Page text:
In Baroda Oil Cakes Traders case[2] and cases cited therein, a similar rule had been adopted when the offer and acceptance are by telegrams. The exception to the general rule requiring intimation of acceptance may be summarized as follows: when by agreement, course of conduct, or usage of trade, acceptance by post or telegram is authorized, the bargain is struck and the contract is complete when the acceptance is put into a course of transmission by the offeree by posting a letter or dispatching a telegram. The defendants contend that the same rule applies in the case of contracts made by a conversation on telephone.

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Below are the four pertinent questions concerning the case at hand. Answers to these questions would better our understanding of the concept and the reasoning behind the Supreme Court’s decision in the present case.

  1. The court’s decision was appropriate and the case was decided correctly. The judgment of the case holds that the acceptance of the offer was sufficiently conveyed though the telephone call. The moment proposer heard the offer being accepted through the telephone, the contract was held to be formed and there was no time window for any revocation of the contract.
  2. However, the court’s decision was not in conformity with the contemporary Contract law in India in context of telephonic conversations. The Indian Contract Act was introduced in 1872. This was before the age of technological breakthroughs. There were no phones or fax machines. The reasoning of this case is consistent with the other cases as discussed above. An offer is said to be communicated when the offeree receives such offer through some external manifestation of the proposer’s will to offer a contract.
  3. The court did justify its reasoning adequately. It explained that a bargain is said to be struck and the contract is completed when the acceptance is put into a course of transmission by the offeree by posting a letter or dispatching a telegram or a telephone call. The Supreme Court rightly stated that in a case of a telephonic conversation, the position was the same as in the case where the parties were in the presence of each other. The rule of contract through post did not apply to such contracts. In case of acceptance sent by post, the contract is concluded when the letter of acceptance is posted. Whereas in a case of acceptance by phone, the contract is deemed to be complete when the offeror hears the acceptance at his end rather than when the acceptor speaks the words of acceptance. Therefore, in this case the interpretation of law is correct and just. The court however missed the point regarding the absence of telephones during 1966 in India. Nevertheless, it does not weaken the merit of the case.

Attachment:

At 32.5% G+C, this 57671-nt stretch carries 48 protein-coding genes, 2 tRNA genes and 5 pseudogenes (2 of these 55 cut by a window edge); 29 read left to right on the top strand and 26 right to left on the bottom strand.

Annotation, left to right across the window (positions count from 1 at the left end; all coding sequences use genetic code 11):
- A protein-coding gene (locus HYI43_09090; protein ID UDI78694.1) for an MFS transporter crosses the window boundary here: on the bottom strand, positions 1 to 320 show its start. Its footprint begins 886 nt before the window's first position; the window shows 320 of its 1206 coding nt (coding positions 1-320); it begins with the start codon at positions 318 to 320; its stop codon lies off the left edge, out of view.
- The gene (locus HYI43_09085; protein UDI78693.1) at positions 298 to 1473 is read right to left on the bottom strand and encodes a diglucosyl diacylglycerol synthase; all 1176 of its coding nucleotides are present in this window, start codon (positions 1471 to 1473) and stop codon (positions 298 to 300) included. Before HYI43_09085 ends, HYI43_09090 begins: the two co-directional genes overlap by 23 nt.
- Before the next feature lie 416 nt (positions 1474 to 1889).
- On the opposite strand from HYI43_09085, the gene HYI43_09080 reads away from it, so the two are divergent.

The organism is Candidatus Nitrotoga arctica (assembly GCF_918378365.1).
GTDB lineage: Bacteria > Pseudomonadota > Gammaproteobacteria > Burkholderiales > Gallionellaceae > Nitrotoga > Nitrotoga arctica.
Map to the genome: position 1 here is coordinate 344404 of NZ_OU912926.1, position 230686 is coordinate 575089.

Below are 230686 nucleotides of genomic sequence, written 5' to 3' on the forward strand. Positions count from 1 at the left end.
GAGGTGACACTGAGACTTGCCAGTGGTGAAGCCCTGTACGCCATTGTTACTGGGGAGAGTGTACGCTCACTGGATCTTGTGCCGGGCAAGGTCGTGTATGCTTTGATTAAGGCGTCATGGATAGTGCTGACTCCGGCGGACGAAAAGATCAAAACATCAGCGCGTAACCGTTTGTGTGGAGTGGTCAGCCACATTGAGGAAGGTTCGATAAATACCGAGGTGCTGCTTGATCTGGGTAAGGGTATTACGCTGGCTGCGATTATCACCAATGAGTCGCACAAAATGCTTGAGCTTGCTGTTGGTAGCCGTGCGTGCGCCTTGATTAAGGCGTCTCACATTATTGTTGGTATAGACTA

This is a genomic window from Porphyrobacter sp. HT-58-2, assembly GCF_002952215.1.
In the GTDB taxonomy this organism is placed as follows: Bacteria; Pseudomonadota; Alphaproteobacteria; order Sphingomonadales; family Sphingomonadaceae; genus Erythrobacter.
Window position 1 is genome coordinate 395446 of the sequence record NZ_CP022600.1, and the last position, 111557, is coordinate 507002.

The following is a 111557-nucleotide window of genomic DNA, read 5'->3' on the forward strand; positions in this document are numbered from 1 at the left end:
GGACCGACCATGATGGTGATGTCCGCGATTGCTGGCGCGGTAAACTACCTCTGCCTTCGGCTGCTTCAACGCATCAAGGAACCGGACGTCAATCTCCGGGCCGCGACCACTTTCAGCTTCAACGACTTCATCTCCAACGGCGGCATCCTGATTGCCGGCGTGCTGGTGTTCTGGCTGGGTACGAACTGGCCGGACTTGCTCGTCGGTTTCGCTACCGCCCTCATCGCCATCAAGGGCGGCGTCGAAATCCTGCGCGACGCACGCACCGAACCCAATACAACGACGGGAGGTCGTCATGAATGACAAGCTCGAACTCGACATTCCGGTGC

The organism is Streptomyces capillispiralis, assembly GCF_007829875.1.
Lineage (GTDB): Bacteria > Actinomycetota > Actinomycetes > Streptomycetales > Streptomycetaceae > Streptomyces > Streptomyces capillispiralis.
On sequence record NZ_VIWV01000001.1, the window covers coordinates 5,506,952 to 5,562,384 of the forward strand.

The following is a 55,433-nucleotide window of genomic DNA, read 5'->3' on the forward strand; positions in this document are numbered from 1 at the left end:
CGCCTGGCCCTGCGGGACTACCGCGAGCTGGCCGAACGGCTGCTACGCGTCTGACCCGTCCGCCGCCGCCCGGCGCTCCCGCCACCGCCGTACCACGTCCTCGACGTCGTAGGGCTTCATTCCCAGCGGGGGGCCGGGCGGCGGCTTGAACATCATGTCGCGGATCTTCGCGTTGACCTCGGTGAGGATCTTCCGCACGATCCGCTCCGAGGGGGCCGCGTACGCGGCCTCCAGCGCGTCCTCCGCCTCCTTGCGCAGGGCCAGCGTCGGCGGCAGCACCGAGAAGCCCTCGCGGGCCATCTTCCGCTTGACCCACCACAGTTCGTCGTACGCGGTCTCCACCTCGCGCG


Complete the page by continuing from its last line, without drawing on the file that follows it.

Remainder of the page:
4. The policy implication of this decision is difficult to be make out considering the fact that this case was heard in 1966. The Indian Contract Act, 1872 has been amended a lot of times since 1966. Carving out an alternative approach to have public policies committed towards this area is a far-fetched notion.
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The ratio decidendi of this case elucidates upon the legality of Section 4 of the Indian Contract Act, 1872.  According to Section 4, the communication of a proposal is complete when it comes to the knowledge of the person to whom it is made. The communication of an acceptance is complete, as against the proposer, when it is put in a course of transmission to him, so as to be out of the power of the acceptor; as against the acceptor, when it comes to the knowledge of the proposer. The communication of a revocation is complete, as against the person who makes it, when it is put into a course of transmission to the person to whom it is made, so as to be out of the power of the person who makes it; as against the person to whom it is made, when it comes to his knowledge. In the instant case the intimation of acceptance was communicated over a telephone call which meant that the plaintiff had heard it instantaneously.

The draftsmen of the Indian Contract Act did not suppose the possibility of contracts being struck over long-distance telephone calls but the courts have to follow what is convenient with the existing laws. In this case, the Court reasoned that acceptance was conveyed as soon as the offeror heard the intimation, thereby forming the contract.

There is substantial dissent in aforementioned context. Not many telephones permeated the Indian sub-continent during the time frame within which this contract was entered into by both parties. Even the Indian Contract Act, under Section 4 states that the communication of acceptance is complete as against the proposer only when it is put into course of transmission to him. The drafstmen of this Act alluded at Post Offices and letters, not telephonic calls. In case of a telephone call the voices are heard instantly without any delay. When there is no delay, the contract is formed the very next second of the offeree’s communication of his intimation. Moreover, on excluding the aspect of convenience, legally the place of formation of contract should have been Khamgaon.


The judiciary widely refers to this judgment. The case deals with Sections 2, 3 and 4 of the Indian Contract Act in a strict legal manner. No matter how instantaneously, the place of formation of the contract is crucial for determination of jurisdiction. This case will most certainly have some influence on future cases. It cleared the dilemma around the place of contract . Cases of such nature should also reconsider the timeline of the events when the contracts had taken place to avoid variance between ‘Law’ and ‘Applicability’.


[1] 1 B. & Ald. 681

[2]  AIR 1954 Bom 491, (1954) 56 BOMLR 575, ILR 1954 Bom 1137